Sunday, March 4, 2012

Something to chew on.....

If the Bible is to be taken as the word of God, then why do the faithful pick and choose which passages to follow? Should they not have the religious liberty to demand adherence to all sections?

For example, Leviticus 18:22 says generally (depending on the version and translation):

"And if a man lie with mankind, as with womankind, both of them have committed abomination: they shall surely be put to death; their blood shall be upon them."

This is also used as one of, if not THE underpinning of opposition to homosexuals enjoying the same societal privileges as heterosexuals.

Yet, another Leviticus passage is viewed as abhorrent; Leviticus 25:44-46:

“Your male and female slaves are to come from the nations around you; from them you may buy slaves. You may also buy some of the temporary residents living among you and members of their clans born in your country, and they will become your property. You can bequeath them to your children as inherited property and can make them slaves for life, but you must not rule over your fellow Israelites ruthlessly.

The disconnect is never explained to my satisfaction.....


  1. Can I help? For me, I believe the Bible. Yet I would agree with you that slavery is bad and that we shouldn't go out and kill homosexuals.

    Look at the context: Leviticus was written specifically to the nation of Israel, at the time, a theocracy. No one looks at the book of Jonah and says, 'Hey, God told Jonah to go to Nineveh - so we have to all make a pilgrimage to Nineveh.'
    I'm sure most people, if they cite Leviticus 18:22, are not advocating murder [the passage is talking about capital punishment, not murder by individuals, by the way], but are using the passage along with others as evidence of what God thinks about homosexuality. In no place in the Bible is there any inference that an act of homosexuality is right.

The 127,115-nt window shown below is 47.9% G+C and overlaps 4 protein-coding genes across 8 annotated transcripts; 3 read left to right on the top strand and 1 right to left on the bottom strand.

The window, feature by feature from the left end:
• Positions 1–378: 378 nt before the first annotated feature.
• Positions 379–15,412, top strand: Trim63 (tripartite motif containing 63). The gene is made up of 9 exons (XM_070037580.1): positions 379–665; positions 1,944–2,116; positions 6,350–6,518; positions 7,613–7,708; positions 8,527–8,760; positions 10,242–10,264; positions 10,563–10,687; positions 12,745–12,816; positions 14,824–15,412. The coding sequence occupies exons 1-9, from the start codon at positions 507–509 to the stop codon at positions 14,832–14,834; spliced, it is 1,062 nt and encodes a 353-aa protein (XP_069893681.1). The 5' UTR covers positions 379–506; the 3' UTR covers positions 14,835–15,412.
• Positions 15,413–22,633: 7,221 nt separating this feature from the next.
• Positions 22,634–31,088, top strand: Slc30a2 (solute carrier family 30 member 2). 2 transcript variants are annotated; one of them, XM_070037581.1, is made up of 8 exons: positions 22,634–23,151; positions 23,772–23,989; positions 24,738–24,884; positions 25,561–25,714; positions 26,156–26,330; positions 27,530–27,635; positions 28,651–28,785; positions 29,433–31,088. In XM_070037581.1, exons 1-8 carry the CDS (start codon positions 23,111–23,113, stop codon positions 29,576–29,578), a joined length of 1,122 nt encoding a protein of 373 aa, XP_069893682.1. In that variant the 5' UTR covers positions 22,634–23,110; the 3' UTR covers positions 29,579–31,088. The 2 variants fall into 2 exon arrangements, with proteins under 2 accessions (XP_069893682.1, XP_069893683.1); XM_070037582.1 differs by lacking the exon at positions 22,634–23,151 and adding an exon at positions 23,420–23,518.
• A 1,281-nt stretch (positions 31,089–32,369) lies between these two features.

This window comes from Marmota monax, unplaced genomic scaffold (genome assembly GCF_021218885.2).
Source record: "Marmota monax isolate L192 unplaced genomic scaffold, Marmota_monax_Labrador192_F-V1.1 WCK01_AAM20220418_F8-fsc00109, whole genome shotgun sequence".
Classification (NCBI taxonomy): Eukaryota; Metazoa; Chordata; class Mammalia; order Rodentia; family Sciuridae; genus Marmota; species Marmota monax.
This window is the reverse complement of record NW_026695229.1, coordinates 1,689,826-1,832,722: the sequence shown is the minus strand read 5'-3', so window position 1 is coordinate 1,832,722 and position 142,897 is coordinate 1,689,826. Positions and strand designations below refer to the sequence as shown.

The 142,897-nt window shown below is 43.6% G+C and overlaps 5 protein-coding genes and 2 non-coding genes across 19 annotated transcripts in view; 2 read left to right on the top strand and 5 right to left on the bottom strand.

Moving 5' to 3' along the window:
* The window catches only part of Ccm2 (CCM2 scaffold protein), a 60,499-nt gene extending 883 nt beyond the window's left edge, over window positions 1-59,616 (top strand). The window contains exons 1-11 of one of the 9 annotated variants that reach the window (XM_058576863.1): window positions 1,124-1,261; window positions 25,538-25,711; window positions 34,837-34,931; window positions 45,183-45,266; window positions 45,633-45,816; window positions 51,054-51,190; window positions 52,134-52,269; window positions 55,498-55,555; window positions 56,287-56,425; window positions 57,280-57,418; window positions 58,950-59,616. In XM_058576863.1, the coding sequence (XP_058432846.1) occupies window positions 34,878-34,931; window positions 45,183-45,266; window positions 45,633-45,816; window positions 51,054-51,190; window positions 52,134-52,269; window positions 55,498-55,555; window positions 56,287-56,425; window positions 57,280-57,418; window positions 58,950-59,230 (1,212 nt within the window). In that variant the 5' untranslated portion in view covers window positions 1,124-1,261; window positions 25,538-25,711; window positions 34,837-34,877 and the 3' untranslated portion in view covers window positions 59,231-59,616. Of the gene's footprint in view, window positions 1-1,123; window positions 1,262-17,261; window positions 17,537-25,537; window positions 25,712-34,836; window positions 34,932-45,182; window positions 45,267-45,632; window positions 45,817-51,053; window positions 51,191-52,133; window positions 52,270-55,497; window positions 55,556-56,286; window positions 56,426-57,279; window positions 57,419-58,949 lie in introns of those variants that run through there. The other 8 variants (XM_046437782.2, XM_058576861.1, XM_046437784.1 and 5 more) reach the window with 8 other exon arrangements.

The other passage was also written specifically to Israel. If you look at it along with Jesus' words to love your neighbor, Paul's letter to Philemon, and the idea that we are all equal at the foot of the cross - I would say the best interpretation would be that God does not approve of slavery. He set rules for the Israelite community in how they should work with it, but it we can infer from many other passages that slavery is not preferable and wrong.

    So, at least for me, there isn't any disconnect or picking and choosing. In both cases of slavery and homosexual acts, people should look at the whole Bible for help in interpreting stop-and-look-again passages.

  2. I enjoyed your response and appreciate you taking the time to explain your point of view. But aside from the fact that this is only one example of heavenly edicts listed in the Bible, but decidedly not followed by modern Christians, you state that the book was directed towards the nation of Israel.

    I understand, as anyone who pays attention, that many fervent strains of Christianity believe the US and Israel to be biblically related, at least regarding divine destiny. But if God's views on homosexuality are such that they should be put to the sword, why would Christians disobey? If the act of judgement should be reserved for God alone, then why the enormous effort to deny homosexuals the same privileges of earthly pursuits as others?

    There seems to be a rather stark disconnect between the treatment of slavery and homosexuality, echoed by your own explanation. God sets rules for working around the issue of slavery within the bounds of earthly governance. But not so for homosexuals; for this issue, there is only summary judgement. That's a bit of a chasm when papering over with a sentiment of disapproval.

    My problem is not with the tenets of a religion, and I hope my rantings don't come off as such. My problem arises when people of a faith intend to legislate their beliefs on the entire society, when those beliefs run contrary to the professed tenets of liberty and freedom.


Note: Only a member of this blog may post a comment.